spoofident: A fake identd written in Python

The workhorse function of spoofident Many protocols such as IRC require or strongly suggest the use of an ident daemon to prove that you are who you say you are, or to hold you accountable for your actions. An identd is supposed to respond to queries as to which user is using which port; however, this information can be potentially dangerous. A real identd allows attackers to gain information about your system - usernames, active ports, even a fingerprint of your active operating system. The RFC linked above even cites these vulnerabilities.

I had a need to run an ident server; however, I am wary of creating unnecessary security holes in my server. That’s why I wrote spoofident. spoofident is a daemon written in Python which provides a custom username/OS response to all incoming ident queries. It is dual-stack (meaning that it runs on both IPv4 and IPv6) and written to consume little resources, less than oidentd. I suggest using it if you are in a situation where you need to provide ident but refuse to compromise the security of your systems for that functionality.

GitHub repo for spoofident

README for spoofident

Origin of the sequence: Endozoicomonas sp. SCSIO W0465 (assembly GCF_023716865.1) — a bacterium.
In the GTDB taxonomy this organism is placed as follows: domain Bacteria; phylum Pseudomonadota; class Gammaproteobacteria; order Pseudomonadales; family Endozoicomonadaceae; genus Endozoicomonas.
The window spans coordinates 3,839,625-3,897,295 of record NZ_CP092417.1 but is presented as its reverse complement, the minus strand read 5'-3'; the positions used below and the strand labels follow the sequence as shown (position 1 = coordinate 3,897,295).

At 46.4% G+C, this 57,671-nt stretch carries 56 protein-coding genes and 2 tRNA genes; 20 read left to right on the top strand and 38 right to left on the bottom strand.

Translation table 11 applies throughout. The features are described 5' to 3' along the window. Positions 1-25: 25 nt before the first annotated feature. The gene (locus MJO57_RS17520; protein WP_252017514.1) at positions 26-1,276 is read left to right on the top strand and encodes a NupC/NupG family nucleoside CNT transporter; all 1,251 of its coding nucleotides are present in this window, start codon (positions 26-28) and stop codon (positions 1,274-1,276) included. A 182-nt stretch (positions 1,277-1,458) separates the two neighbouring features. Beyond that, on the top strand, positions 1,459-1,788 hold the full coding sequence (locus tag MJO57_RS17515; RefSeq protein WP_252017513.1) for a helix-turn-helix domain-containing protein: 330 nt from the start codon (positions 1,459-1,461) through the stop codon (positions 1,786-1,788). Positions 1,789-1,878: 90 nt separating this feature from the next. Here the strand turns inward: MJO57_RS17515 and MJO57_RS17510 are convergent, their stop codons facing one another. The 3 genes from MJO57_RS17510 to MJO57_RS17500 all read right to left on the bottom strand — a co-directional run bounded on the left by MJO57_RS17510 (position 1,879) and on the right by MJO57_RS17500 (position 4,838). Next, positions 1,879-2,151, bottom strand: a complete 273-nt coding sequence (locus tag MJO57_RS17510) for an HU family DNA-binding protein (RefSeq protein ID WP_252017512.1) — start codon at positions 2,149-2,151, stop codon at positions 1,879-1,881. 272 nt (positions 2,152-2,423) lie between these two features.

Defeating Comcast BitTorrent Throttling: The Easy Way

Example settings in Transmission If you torrent a lot, eventually Comcast/xfinity will throttle your torrent speeds to 20kbps or below. Luckily, there is a simple fix which works without installing any external applications. Simply configure the listening port in your BitTorrent client to be 443, and ensure that the port is open on your router. This works because Comcast’s deep-packet inspection ignores packets on common Internet ports to save processing power, and 443 is the HTTPS port. This fix will not disrupt your HTTPS traffic. This also works on port 80 (HTTP) and port 53 (DNS).

RamNode: One week impressions

I switched my VPS from Hostigation to RamNode recently. Hostigation was a great value when I signed up in 2011 - $30/year for a 128mb KVM box? I mean, come on! However, as the years have gone by, Hostigation has started to fade out of the low end box scene, which concerned me. So I switched to RamNode, which offered me a few advantages:

  • Better geographical location (Atlanta vs. Rock Hill)
  • Better value (twice the resources for 1.25x the price)
  • Better support (IRC presence along with a responsive, fully-staffed support desk)

Today marks one week since I initially signed up with RamNode. Uptime has been 100%, and benchmarks are very positive:

Disk performance:

zach@overflod:~$ dd if=/dev/zero of=test bs=64k count=16k conv=fdatasync; unlink test
16384+0 records in
16384+0 records out
1073741824 bytes (1.1 GB) copied, 2.54237 s, 422 MB/s

I have only encountered one small issue, and that is because I originally signed up for the 128mb OpenVZ package at $14.88/yr. Processes would randomly die and get moved into/out of swap, even though there was plentiful RAM free. So if you’re going to go RamNode, stay away from their OpenVZ offerings.

There are a few fantastic coupon codes right now. WOWNUM1 will get you 38% off any VPS purchase (recurring), and TWOYEAR will get you 42% off, making RamNode a stable and cheap VPS hosting option.

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